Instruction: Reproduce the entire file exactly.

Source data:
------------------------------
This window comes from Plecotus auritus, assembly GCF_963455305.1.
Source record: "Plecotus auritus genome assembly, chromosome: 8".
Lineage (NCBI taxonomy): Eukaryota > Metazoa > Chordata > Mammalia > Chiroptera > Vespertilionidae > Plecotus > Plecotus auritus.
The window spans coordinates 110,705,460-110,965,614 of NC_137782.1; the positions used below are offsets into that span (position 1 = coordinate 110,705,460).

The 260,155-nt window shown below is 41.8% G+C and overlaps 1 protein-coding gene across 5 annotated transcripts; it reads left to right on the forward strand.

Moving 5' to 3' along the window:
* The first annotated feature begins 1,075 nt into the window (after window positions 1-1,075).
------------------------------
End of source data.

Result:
This window comes from Plecotus auritus, assembly GCF_963455305.1.
Source record: "Plecotus auritus genome assembly, chromosome: 8".
Lineage (NCBI taxonomy): Eukaryota > Metazoa > Chordata > Mammalia > Chiroptera > Vespertilionidae > Plecotus > Plecotus auritus.
The window spans coordinates 110,705,460-110,965,614 of NC_137782.1; the positions used below are offsets into that span (position 1 = coordinate 110,705,460).

The 260,155-nt window shown below is 41.8% G+C and overlaps 1 protein-coding gene across 5 annotated transcripts; it reads left to right on the forward strand.

Moving 5' to 3' along the window:
* The first annotated feature begins 1,075 nt into the window (after window positions 1-1,075).